5 best ways to network at the workplace

Networking is one the most common traits of people who are successful in their corporate careers. According to a recent survey, about 80% of professionals consider networking to be an important tool for achieving career growth. But the survey also revealed that, despite the value networking can create, a large number of professionals do not keep in touch with their contacts in actual practice. 

Networking is often mistaken to be an attribute that comes naturally, and only, to certain kind of people. Employees who are not very social otherwise tend to find networking quite daunting and give it up even before attempting. In reality, it is a skill that can be learned and honed with time and practice. Networking can also seem difficult to those who judge the practice as inauthentic behavior. But is it really so? 

Let us revisit networking, its benefits, and some ways to build your network more effectively. 

Add networking to your to-do list

35% of 15,905 LinkedIn members globally said that they find it difficult to stay connected with their network. About 49% cite ‘lack of time’ as one of the main reasons for not being able to do so. These stats show that workers do understand the importance of networking at their workplace, but do not prioritize it. To get over this hurdle, set some time aside just like you would for other work-related tasks. Schedule it during lunch hours or other breaks when you think you will have the opportunity to  freely interact. 

Build a network that’s mutually beneficial

A Robert Half survey studied the networking habits of 2,200 Chief Financial Officers (CFOs). 30% of respondents said that ‘not asking for help’ was one of the major networking mistakes committed by employees. In the same survey, 14% of the CFOs said that ‘not helping others’ was another such mistake. Employees often shy away from asking for help at work assuming that their colleagues would think less of them. Similarly, we often underestimate our power to be resourceful in helping others. Understand that networking works in the long-term only when it is a two-way street. Asking for help and offering it when you see someone in need will help you build that two-way bridge and create an effective network.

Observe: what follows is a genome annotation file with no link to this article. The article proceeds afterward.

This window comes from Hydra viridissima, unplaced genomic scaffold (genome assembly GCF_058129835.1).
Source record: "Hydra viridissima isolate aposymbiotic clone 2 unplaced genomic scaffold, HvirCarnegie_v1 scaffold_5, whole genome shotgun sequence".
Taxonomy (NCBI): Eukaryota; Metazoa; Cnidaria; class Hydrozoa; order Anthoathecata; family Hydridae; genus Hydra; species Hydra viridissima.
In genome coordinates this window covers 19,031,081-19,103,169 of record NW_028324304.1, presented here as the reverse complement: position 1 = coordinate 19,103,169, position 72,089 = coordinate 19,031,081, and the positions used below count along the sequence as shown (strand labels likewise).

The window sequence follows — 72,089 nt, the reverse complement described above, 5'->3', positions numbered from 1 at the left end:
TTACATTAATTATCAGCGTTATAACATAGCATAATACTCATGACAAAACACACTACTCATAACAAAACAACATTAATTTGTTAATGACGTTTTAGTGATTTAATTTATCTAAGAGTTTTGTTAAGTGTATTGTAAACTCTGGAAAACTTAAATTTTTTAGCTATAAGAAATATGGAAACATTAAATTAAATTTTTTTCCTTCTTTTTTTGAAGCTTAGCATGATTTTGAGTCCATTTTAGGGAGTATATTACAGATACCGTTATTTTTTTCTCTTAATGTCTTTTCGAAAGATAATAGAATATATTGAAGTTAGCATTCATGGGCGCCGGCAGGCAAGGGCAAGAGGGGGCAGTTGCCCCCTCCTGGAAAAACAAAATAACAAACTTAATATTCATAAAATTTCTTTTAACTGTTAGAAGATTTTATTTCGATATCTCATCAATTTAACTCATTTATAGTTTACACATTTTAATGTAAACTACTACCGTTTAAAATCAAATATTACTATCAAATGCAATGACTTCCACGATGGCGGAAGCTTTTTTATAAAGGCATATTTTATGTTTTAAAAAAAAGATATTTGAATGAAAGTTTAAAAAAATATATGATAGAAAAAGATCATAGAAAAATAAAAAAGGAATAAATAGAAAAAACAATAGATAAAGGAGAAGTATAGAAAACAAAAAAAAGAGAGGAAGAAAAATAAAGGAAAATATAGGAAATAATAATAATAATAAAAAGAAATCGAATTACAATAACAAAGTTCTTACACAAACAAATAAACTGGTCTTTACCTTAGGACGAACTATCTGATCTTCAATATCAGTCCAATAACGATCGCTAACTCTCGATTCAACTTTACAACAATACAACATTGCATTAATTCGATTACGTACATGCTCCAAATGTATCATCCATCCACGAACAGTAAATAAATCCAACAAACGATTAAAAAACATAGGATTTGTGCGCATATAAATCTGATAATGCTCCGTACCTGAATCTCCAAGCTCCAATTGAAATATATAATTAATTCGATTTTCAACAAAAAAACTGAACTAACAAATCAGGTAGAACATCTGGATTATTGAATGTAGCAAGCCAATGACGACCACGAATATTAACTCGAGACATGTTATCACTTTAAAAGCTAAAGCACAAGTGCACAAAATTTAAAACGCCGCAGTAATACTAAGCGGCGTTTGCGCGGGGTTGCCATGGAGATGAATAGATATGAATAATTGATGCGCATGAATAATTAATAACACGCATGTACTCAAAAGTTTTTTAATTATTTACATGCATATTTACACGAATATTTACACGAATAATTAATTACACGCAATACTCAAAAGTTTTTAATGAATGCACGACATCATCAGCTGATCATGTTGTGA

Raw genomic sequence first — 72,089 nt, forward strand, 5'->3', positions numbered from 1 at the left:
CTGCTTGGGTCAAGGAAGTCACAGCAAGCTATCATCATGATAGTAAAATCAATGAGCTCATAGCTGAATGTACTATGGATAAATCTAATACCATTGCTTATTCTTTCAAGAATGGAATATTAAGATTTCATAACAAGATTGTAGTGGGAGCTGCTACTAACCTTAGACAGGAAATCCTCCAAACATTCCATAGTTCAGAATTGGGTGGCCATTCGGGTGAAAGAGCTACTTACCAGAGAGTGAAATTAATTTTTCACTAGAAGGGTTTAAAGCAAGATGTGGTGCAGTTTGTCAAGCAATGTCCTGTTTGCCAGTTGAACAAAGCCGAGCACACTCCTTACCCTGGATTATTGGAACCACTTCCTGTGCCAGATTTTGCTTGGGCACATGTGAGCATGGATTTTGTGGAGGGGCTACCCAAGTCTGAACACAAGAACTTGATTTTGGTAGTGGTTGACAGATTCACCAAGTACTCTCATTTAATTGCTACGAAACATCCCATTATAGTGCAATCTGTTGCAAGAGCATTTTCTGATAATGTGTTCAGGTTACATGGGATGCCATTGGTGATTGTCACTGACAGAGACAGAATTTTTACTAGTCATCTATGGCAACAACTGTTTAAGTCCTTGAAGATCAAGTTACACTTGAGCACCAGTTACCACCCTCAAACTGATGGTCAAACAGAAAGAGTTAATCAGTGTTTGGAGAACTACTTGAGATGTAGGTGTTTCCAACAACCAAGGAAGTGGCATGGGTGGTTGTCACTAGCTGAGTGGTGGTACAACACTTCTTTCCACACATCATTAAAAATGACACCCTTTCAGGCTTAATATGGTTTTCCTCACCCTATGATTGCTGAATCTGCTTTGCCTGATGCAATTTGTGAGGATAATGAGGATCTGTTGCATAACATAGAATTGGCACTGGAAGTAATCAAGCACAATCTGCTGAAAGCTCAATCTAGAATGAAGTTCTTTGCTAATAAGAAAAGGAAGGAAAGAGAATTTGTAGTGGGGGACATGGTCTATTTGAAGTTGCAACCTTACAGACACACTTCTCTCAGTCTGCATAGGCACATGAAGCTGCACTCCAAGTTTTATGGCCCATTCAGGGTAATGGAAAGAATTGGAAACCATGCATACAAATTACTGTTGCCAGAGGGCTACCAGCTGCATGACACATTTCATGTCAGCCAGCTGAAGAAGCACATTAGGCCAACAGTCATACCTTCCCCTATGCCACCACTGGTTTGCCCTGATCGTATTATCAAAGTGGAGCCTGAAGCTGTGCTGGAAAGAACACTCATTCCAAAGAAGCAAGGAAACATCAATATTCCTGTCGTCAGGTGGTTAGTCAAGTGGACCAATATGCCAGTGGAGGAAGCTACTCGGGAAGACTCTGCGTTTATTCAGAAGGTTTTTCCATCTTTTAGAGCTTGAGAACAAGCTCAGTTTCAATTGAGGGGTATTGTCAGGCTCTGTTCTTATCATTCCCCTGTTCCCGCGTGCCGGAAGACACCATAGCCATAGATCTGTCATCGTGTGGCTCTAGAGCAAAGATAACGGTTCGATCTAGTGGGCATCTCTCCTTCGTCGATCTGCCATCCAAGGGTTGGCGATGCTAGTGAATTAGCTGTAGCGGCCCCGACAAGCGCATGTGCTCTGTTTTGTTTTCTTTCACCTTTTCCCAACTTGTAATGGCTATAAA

Use social media to stay connected

This one is a no-brainer. In the era where social media has become one of the most powerful ways to stay connected, you must leverage it to build your professional network as well. According to a survey, about 61% of professionals agreed that staying connected online regularly with their professional network can open up new career opportunities for them. Clearly, this is one of the best ways to maintain your professional relationships both within and outside your organization. It allows you to keep the links of your network active even when you or your colleagues switch departments or companies.  

Keep in touch even when you don’t need to

One of the key ways to maintain your circle is to stay in touch, especially when you do not need anything. Look at networking simply as building a relationship. You do not appreciate relations where people just show up when they need something. It goes the same way for others too.  23% of respondents fail to keep in touch with their network or do so only in the time of need. This networking strategy could work but only in the short run, preventing you from realizing the true potential of networking.  

Building a strong professional network is like building a skill which is important for growing in your career. Do not force yourself to go against your core nature but do not hold yourself back either. Gradually push your boundaries by finding ways to connect with more people. 

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